There were 8.3 million subsidized marketplace enrollees as of June, suggesting a total pool of about 15-16 million who lack access to employer-sponsored or other insurance and are eligible for subsidies. The Congressional Budge Office's most recent forecast is that by 2017, 18 million people will be buying subsidized plans in the marketplace.  Allowing for a bit of population growth, why the apparent overshoot?

The answer may lie in expectations about employer response to the ACA. CBO's 2015 projection estimates that employer-sponsored insurance will be down 6 million from the pre-ACA baseline in 2016 (and down 1 million this year).

Wednesday, October 14, 2015

Hey, Jeb! Who's getting those "huge new subsidies" under the ACA?

Touting his new ACA replacement plan, which would wipe out ACA coverage rules for insurers and replace means-tested ACA private plan subsidies with tax credits for catastrophic coverage available at any income level, Bush asserted:
Obamacare created huge new subsidies for low-income Americans, but it left middle-income Americans facing higher premiums and higher out-of-pocket costs.
There are some grains of truth to that.  People who 1) get their insurance in the individual market,  2) earn too much to qualify for subsidies (that is, over 300-400% of the Federal Poverty Level (FPL)), and 3) don't have pre-existing conditions pay more  than they would have pre-ACA.* You could argue, too, that the ACA has driven up out-of-pocket medical costs, if not premiums, for people with employer-sponsored insurance (ESI) -- or at least that it will do so once the Cadillac Tax kicks in, if it ever does. The claim is highly contestable, though, as neither premiums nor out-of-pocket costs have risen faster in ESI than in pre-ACA years and myriad factors are at work. Really, it's simply too early to tell.

But Bush's statement, like most Republican claims to speak in defense of "the middle class," reveals a top-heavy view of what "middle class" means. His sneer at "huge subsidies" is also a sneer at huge swaths of the U.S. population -- where the uninsured are concentrated.

A recent Census report** indicates that in 2014 the ACA caused large drops in the uninsured rate among Americans with incomes under 100% FPL ( a 4.2 point drop, from 23.5% to 19.3%), 100-199% FPL (a 5.3 point drop) and 200-299% FPL (4.2 points.).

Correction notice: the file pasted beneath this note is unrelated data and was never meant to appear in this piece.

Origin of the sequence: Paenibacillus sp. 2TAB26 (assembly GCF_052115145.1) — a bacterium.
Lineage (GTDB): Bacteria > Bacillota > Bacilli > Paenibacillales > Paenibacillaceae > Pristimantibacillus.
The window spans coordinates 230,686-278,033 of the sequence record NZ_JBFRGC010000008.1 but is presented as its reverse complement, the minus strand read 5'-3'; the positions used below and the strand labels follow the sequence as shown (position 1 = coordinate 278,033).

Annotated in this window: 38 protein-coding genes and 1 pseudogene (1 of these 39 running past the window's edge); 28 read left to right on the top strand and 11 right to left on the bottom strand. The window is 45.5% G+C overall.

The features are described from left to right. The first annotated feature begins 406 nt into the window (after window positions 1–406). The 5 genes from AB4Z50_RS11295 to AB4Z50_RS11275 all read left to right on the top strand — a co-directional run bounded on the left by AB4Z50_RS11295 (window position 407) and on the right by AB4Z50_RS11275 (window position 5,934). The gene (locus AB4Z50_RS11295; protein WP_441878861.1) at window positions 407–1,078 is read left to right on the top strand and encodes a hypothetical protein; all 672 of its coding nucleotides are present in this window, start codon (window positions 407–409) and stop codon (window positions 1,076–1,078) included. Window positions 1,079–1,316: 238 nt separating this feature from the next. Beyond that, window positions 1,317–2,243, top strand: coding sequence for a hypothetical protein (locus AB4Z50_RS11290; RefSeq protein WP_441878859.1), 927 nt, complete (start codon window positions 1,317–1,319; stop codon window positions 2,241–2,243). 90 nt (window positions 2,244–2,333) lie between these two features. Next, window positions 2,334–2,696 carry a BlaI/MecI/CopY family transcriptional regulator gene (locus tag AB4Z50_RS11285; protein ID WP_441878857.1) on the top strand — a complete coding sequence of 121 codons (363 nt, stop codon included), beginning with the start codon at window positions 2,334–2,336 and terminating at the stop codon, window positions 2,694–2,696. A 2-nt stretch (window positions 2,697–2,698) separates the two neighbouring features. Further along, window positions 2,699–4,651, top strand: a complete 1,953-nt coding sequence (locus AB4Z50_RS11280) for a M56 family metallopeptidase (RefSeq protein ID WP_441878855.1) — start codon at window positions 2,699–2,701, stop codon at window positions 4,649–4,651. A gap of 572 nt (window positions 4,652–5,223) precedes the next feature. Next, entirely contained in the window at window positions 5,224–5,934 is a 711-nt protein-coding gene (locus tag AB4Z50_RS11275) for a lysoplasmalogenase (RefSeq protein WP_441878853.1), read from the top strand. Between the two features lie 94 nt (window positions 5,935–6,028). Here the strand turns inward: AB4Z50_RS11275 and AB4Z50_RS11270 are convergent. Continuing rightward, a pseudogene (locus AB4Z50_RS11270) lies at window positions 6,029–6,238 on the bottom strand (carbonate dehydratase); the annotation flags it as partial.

Thursday, October 08, 2015

Cost Sharing Reduction in Covered California

(I'm hoping that dry title sounds like a pop song lyric.)

Covered California today released private plan enrollment data updated to June 2015. The report (available here under "June 2015 profile") shows that California's CSR takeup rate is in line with national averages.

By CSR takeup, I mean the rate at which California buyers whose incomes qualify them for Cost Sharing Reduction (CSR) subsidies selected silver plans and so accessed the benefit, which is available only with silver plans. As in the country at large, 76% of all CSR-eligibles in California bought silver.

Since I've described how CSR works dozens of times, I'd like to cut to the chart here. A quick rundown of the basics is below.

Income level
CSR accessed
% CSR accessed
Under 150% FPL (AV 94%)
150-200% FPL
(AV 87%)
200-250 FPL
(AV 73%)
Total Under 200%
Under 250% FPL (Total CSR eligible)

Mysteries of the Maryland ACA Marketplace, cont.

As I noted on Oct. 3, Maryland Health Connection, the state's ACA exchange, sent me enrollment data indicating that Maryland may have the highest "CSR takeup rate" in the country. That is, in 2015, Maryland private plan buyers whose incomes qualify them for Cost Sharing Reduction (CSR) subsidies, which are available only with silver plans, chose silver and access the benefit at market leading rates. In Maryland, 86% of CSR-eligible buyers chose silver, compared to a national average of about 76%. That's doubtless in large part because Maryland cloned the web interface of the Connecticut exchange, which does an excellent job steering CSR-eligibles toward silver.

There are some peculiarities in the Maryland data, though, and they're thrown into sharper relief by the raw numbers of silver plan enrollees at each income level, which I did not have when I posted last week. Chief among them is a relatively huge number of buyers, 22%, with incomes low enough to qualify them for Medicaid, unless they're lawfully present non-citizens not yet eligible for Medicaid because they've been in the country less than five years.

Wednesday, October 07, 2015

What's a "typical" silver plan? Not what Emory researchers say it is

Nothing drives me battier than to see silver-level health plans unenhanced by Cost Sharing Reduction (CSR) subsidies presented as the "average" offering, either of silver plans or of all plans offered in ACA marketplaces. Over 80% of silver plan buyers in ACA marketplaces get CSR. Of those, about 80% have incomes under 201% FPL, which means their plans have an actuarial value of either 94% or 87% --  better than the average employer-sponsored plans.

An Emory University study purporting to show that "in the ACA Marketplaces, "out-of-pocket expenses for medications in a typical silver plan are twice as high as they are in the average employer-sponsored plan" is particularly frustrating because the researchers, led by Kenneth Thorpe, Chair of Emory's health research department, are well aware of how CSR is functioning in the marketplaces. Deep in the text, they acknowledge that 87%* of silver buyers in the marketplaces have CSR attached to their plans -- yet they persist in constructing a "typical" silver plan with AV 70% and very high pharma cost-sharing -- and compare the typical ESI plan exclusively with that construct.